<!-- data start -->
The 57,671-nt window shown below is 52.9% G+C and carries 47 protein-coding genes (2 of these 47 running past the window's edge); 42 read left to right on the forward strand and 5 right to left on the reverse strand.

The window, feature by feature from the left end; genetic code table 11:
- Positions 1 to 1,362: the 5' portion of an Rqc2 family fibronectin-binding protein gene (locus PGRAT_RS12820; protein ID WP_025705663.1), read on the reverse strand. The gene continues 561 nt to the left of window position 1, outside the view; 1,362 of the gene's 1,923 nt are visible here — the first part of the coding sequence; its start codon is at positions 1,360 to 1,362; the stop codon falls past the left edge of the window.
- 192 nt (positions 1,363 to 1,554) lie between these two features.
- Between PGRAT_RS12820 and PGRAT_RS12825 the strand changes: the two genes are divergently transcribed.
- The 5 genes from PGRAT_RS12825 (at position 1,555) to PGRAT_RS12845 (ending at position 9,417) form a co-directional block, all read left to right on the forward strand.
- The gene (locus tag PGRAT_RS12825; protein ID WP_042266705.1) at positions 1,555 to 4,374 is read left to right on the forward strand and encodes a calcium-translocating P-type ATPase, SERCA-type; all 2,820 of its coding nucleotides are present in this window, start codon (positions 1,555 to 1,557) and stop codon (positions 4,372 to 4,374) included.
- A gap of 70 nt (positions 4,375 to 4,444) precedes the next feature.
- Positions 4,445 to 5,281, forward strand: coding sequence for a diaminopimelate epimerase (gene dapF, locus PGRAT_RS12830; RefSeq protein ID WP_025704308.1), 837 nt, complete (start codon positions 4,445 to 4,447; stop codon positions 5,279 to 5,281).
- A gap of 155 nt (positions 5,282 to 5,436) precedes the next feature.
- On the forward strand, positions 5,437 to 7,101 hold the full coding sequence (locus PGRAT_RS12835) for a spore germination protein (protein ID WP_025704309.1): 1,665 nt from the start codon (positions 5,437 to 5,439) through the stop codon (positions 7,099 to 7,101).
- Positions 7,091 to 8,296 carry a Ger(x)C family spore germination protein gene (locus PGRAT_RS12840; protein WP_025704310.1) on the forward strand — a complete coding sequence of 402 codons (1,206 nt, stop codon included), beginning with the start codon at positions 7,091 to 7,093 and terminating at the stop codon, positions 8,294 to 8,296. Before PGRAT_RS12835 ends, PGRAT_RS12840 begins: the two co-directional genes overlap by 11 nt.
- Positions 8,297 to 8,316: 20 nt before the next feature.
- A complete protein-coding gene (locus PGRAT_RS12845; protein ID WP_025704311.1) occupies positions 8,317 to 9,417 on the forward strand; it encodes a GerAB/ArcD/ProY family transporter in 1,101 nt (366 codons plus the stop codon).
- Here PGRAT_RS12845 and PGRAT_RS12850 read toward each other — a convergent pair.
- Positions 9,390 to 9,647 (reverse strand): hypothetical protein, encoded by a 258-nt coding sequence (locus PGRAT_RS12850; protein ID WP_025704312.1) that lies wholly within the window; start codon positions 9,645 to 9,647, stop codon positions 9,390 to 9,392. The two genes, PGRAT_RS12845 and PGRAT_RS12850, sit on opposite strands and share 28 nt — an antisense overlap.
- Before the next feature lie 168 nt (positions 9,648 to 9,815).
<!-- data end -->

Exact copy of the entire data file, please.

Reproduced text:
The 57,671-nt window shown below is 52.9% G+C and carries 47 protein-coding genes (2 of these 47 running past the window's edge); 42 read left to right on the forward strand and 5 right to left on the reverse strand.

The window, feature by feature from the left end; genetic code table 11:
- Positions 1 to 1,362: the 5' portion of an Rqc2 family fibronectin-binding protein gene (locus PGRAT_RS12820; protein ID WP_025705663.1), read on the reverse strand. The gene continues 561 nt to the left of window position 1, outside the view; 1,362 of the gene's 1,923 nt are visible here — the first part of the coding sequence; its start codon is at positions 1,360 to 1,362; the stop codon falls past the left edge of the window.
- 192 nt (positions 1,363 to 1,554) lie between these two features.
- Between PGRAT_RS12820 and PGRAT_RS12825 the strand changes: the two genes are divergently transcribed.
- The 5 genes from PGRAT_RS12825 (at position 1,555) to PGRAT_RS12845 (ending at position 9,417) form a co-directional block, all read left to right on the forward strand.
- The gene (locus tag PGRAT_RS12825; protein ID WP_042266705.1) at positions 1,555 to 4,374 is read left to right on the forward strand and encodes a calcium-translocating P-type ATPase, SERCA-type; all 2,820 of its coding nucleotides are present in this window, start codon (positions 1,555 to 1,557) and stop codon (positions 4,372 to 4,374) included.
- A gap of 70 nt (positions 4,375 to 4,444) precedes the next feature.
- Positions 4,445 to 5,281, forward strand: coding sequence for a diaminopimelate epimerase (gene dapF, locus PGRAT_RS12830; RefSeq protein ID WP_025704308.1), 837 nt, complete (start codon positions 4,445 to 4,447; stop codon positions 5,279 to 5,281).
- A gap of 155 nt (positions 5,282 to 5,436) precedes the next feature.
- On the forward strand, positions 5,437 to 7,101 hold the full coding sequence (locus PGRAT_RS12835) for a spore germination protein (protein ID WP_025704309.1): 1,665 nt from the start codon (positions 5,437 to 5,439) through the stop codon (positions 7,099 to 7,101).
- Positions 7,091 to 8,296 carry a Ger(x)C family spore germination protein gene (locus PGRAT_RS12840; protein WP_025704310.1) on the forward strand — a complete coding sequence of 402 codons (1,206 nt, stop codon included), beginning with the start codon at positions 7,091 to 7,093 and terminating at the stop codon, positions 8,294 to 8,296. Before PGRAT_RS12835 ends, PGRAT_RS12840 begins: the two co-directional genes overlap by 11 nt.
- Positions 8,297 to 8,316: 20 nt before the next feature.
- A complete protein-coding gene (locus PGRAT_RS12845; protein ID WP_025704311.1) occupies positions 8,317 to 9,417 on the forward strand; it encodes a GerAB/ArcD/ProY family transporter in 1,101 nt (366 codons plus the stop codon).
- Here PGRAT_RS12845 and PGRAT_RS12850 read toward each other — a convergent pair.
- Positions 9,390 to 9,647 (reverse strand): hypothetical protein, encoded by a 258-nt coding sequence (locus PGRAT_RS12850; protein ID WP_025704312.1) that lies wholly within the window; start codon positions 9,645 to 9,647, stop codon positions 9,390 to 9,392. The two genes, PGRAT_RS12845 and PGRAT_RS12850, sit on opposite strands and share 28 nt — an antisense overlap.
- Before the next feature lie 168 nt (positions 9,648 to 9,815).